Hi
Usually A x B is the set of couples (x,y) where x is in A and y in B
Let, A, B, and C be sets. Prove that A x (B - C) = (A x B) - (A x C)
I started by letting x be an element of A x (B - C). Since I'm starting from the left and going right. Could someone explain to me what the x's mean here and how I apply them? If I understand that I can solve this.
-Thanks
Here's my answer. Anyone mind telling me if there's things wrong with it? Prove A x (B - C) = (A x B) - (A x C)
Pf: A x (B - C)
Let (x,y) be an element of A x (B - C). Based on the Cartesian product we know x is an element of A, and y is an element of B. Thus (x,y) is an element of (AxB). Similarly x is an element of A, but y is not an element of C. In either case x is an element of A, but y is an element of B, and not C. Thus (x,y) is an element of (A x B) - (A x C).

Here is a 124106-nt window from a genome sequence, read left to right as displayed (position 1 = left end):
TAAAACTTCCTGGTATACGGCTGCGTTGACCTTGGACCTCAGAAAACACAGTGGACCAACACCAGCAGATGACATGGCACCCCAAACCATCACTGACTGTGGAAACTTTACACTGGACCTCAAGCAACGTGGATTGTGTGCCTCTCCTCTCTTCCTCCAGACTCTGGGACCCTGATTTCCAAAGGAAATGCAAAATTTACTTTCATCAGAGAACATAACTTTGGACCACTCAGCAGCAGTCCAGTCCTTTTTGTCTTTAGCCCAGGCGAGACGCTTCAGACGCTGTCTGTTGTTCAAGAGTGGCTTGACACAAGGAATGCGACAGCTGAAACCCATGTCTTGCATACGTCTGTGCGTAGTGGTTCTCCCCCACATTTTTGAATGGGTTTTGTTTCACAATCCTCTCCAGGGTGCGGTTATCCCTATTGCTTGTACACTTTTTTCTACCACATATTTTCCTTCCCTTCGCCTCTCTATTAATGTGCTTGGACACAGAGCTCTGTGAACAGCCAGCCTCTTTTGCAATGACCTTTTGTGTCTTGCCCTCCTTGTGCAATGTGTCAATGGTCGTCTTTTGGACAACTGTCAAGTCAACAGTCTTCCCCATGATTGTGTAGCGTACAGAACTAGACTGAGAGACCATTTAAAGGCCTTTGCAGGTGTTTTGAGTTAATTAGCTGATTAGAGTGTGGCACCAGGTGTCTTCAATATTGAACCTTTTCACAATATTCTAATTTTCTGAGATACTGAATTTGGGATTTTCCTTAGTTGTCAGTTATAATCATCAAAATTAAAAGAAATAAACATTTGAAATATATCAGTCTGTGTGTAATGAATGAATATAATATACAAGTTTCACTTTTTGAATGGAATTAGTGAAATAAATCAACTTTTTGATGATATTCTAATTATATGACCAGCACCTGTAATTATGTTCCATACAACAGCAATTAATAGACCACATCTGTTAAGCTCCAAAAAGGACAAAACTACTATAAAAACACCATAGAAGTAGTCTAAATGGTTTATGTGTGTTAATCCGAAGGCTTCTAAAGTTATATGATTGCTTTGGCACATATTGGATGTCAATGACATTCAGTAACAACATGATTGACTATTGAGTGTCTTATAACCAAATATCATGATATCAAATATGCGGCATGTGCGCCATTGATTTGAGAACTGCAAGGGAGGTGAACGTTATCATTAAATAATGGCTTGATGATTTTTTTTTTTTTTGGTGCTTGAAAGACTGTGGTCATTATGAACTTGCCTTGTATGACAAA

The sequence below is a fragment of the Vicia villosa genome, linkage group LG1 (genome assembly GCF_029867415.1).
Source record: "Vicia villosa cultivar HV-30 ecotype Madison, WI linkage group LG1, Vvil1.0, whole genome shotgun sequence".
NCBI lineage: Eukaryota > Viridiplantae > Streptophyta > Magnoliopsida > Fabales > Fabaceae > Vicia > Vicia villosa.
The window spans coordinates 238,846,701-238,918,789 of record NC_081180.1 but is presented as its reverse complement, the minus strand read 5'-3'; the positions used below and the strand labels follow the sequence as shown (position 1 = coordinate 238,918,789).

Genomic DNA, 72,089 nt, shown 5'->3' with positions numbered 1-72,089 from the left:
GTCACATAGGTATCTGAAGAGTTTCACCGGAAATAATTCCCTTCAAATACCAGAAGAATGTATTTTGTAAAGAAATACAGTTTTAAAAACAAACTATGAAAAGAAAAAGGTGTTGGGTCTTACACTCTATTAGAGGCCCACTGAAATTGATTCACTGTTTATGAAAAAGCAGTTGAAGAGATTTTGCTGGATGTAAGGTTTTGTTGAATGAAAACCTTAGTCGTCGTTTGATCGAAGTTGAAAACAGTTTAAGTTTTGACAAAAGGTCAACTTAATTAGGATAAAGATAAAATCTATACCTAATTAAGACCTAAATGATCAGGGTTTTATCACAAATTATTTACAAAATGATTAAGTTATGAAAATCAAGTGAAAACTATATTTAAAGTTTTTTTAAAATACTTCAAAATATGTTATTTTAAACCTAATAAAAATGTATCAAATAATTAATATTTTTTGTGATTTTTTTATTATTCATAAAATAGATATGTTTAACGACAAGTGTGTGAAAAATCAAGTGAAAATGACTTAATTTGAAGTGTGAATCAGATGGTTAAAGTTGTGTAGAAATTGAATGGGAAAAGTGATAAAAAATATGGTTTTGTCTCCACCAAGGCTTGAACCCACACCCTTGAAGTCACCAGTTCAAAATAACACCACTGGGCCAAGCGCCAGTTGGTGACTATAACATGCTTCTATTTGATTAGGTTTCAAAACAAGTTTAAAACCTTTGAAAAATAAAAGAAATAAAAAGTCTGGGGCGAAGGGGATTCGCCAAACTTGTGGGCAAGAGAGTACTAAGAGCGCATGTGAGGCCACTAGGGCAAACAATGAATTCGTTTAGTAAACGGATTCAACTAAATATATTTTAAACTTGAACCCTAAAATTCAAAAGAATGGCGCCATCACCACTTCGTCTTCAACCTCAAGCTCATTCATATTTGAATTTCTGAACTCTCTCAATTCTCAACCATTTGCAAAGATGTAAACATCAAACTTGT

Pf: (A x B) - (A x C)
Let (x,y) be an element of A x (B - C). Based on the Cartesian prudct we know x is an element of A and y is an element of B, or x is an element of A and y is not an element of C. In either case x is an element of A. Thus x is an element of A. If y is an element of B, but not an element of C we get (B - C). Thus (x,y) is an element of A x (B - C).
How'd I do?